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Customer reviews

3.8 out of 5 stars
3.8 out of 5 stars
Dogville [DVD]
Format: DVD|Change
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on 13 November 2017
A film more liken to a play with set pieces but the opposite with no scenery.A very clever way of portraying the story.In fact I don't think I would have watched it all if it had been in the usual style.
Nicole Kidman for me can play any character in all of her films to perfection.
I won't spoil the film for you but I will just say (What you sow
you will reap) and in some cases with an abundance!
Watch it ,the film is more about human compassion and forgivness
Yet just like Soddom and Gommarah some things can only be fixed one way! How did they get to that stage? The film in a similar way shows a facade of peoples put on persona yet you can't fool the bringer of righteous indignation. 5 stars from me all day long.
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on 31 July 2017
You can taste the Claustrophobia. Not a feel good movie. Loved it.
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on 13 July 2017
Quick delivery. Fabulous film. Watch a normally shallow actress surpass herself.
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on 13 June 2017
great idea like the set and the way it almost resemble play but badly executed and acting just not great
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on 7 September 2017
Very unusual film, in the way it was done, but very good. All the characters in it different to how they appear at first...
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I was a bit nervous when I first put this into the DVD player - I have a low pretension threshold, and everything that I had seen about this film before I watched it had my pretension antennae throbbing. However, this film is anything but: it is a brilliant exploration of human nature and society, seen through the lens of a small isolated town and the effects on the townsfolk of the arrival of a stranger in their midst.

Filmed on a minimal set, where the street and houses are represented by mere chalk lines, and with characters that almost seem like sketches of characters at first, it uses the minimalism to good effect, to produce a complex and subtle tale which is driven by the characters and the story rather than the physical impedimenta. It allows a deeper insight into the motivations of each character. And the minimalist set has the great effect of keeping most of the characters on screen and visible for most of the film, even when they are not directly involved. Watching them going about their normal lives in the background is almost as fascinating as the front of stage story. Hats off to Lars Von Treir and all of the actors, they put in so much effort you really do start to believe that this IS an ordinary town and not just a series of chalk mark in a playground.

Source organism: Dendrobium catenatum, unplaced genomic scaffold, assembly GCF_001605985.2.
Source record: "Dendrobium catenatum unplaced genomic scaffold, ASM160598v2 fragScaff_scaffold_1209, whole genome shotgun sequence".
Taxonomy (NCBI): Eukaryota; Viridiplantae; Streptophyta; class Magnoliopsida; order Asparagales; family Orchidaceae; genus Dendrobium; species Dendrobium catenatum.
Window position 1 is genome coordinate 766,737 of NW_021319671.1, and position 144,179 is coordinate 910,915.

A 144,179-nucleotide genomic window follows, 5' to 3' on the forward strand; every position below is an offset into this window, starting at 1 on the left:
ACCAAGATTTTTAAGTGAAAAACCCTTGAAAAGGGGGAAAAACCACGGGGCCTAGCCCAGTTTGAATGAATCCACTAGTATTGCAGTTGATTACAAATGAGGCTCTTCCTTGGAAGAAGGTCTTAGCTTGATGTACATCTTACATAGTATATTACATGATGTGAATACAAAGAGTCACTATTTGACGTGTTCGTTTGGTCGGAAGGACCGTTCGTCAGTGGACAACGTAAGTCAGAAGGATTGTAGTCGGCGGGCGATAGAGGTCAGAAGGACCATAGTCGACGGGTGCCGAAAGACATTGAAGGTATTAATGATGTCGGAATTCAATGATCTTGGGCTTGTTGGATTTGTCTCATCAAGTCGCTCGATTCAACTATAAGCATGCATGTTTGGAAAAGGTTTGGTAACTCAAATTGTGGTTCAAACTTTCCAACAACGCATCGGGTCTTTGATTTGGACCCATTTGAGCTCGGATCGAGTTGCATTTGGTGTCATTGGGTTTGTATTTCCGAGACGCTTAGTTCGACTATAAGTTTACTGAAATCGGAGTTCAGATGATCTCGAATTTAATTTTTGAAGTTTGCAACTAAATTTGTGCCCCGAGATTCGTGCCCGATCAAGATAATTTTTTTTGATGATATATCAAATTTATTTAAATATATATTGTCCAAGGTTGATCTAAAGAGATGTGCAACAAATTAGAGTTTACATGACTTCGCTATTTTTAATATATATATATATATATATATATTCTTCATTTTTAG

The story is that of Nicole Kidman's Grace, who stumbles into the town under mysterious circumstances. The town agree to shelter her, on their terms which become increasingly unbearable. The film builds slowly towards a disturbing climax. It's got a great rhythm, drawing you along from minor event to minor event, working its way slowly up to a giant crescendo of an ending that will leave you exhausted. The darkness of the actions of the townspeople is contrasted with a witty and deadpan delivered commentary from John Hurt which really ices the cake.

The end result is a film which forces you to think, to reflect on the nature of society. And you have to exercise your imagination every step of the way. An excellent film, one that I would highly recommend.
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on 16 March 2005
Dogville could be heard on the radio: It could be seen on a stage.
There is nothing visually to distract you from the story taking place on the screen.